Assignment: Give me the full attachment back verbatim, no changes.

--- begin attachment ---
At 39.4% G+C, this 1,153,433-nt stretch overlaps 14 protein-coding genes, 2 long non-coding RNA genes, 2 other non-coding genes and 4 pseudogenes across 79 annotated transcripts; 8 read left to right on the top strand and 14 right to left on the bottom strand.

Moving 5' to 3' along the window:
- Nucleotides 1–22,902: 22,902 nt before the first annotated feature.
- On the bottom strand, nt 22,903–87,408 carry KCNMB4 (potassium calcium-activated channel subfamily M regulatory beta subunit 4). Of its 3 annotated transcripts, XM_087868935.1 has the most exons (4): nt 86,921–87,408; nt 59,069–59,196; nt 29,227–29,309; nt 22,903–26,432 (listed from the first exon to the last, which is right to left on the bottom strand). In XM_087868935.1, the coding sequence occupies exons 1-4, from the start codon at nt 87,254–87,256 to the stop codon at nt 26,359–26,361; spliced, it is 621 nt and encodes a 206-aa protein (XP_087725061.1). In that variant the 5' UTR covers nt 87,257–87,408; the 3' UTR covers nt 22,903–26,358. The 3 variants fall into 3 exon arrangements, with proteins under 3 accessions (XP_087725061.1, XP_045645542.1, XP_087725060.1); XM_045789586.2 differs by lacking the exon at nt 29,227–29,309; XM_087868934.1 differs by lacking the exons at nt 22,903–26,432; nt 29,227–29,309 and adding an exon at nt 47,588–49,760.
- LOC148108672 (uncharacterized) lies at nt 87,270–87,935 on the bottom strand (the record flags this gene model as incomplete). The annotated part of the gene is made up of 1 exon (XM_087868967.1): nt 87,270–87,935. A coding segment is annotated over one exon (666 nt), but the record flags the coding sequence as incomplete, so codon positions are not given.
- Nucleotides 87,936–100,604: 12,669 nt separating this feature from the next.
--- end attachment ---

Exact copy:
At 39.4% G+C, this 1,153,433-nt stretch overlaps 14 protein-coding genes, 2 long non-coding RNA genes, 2 other non-coding genes and 4 pseudogenes across 79 annotated transcripts; 8 read left to right on the top strand and 14 right to left on the bottom strand.

Moving 5' to 3' along the window:
- Nucleotides 1–22,902: 22,902 nt before the first annotated feature.
- On the bottom strand, nt 22,903–87,408 carry KCNMB4 (potassium calcium-activated channel subfamily M regulatory beta subunit 4). Of its 3 annotated transcripts, XM_087868935.1 has the most exons (4): nt 86,921–87,408; nt 59,069–59,196; nt 29,227–29,309; nt 22,903–26,432 (listed from the first exon to the last, which is right to left on the bottom strand). In XM_087868935.1, the coding sequence occupies exons 1-4, from the start codon at nt 87,254–87,256 to the stop codon at nt 26,359–26,361; spliced, it is 621 nt and encodes a 206-aa protein (XP_087725061.1). In that variant the 5' UTR covers nt 87,257–87,408; the 3' UTR covers nt 22,903–26,358. The 3 variants fall into 3 exon arrangements, with proteins under 3 accessions (XP_087725061.1, XP_045645542.1, XP_087725060.1); XM_045789586.2 differs by lacking the exon at nt 29,227–29,309; XM_087868934.1 differs by lacking the exons at nt 22,903–26,432; nt 29,227–29,309 and adding an exon at nt 47,588–49,760.
- LOC148108672 (uncharacterized) lies at nt 87,270–87,935 on the bottom strand (the record flags this gene model as incomplete). The annotated part of the gene is made up of 1 exon (XM_087868967.1): nt 87,270–87,935. A coding segment is annotated over one exon (666 nt), but the record flags the coding sequence as incomplete, so codon positions are not given.
- Nucleotides 87,936–100,604: 12,669 nt separating this feature from the next.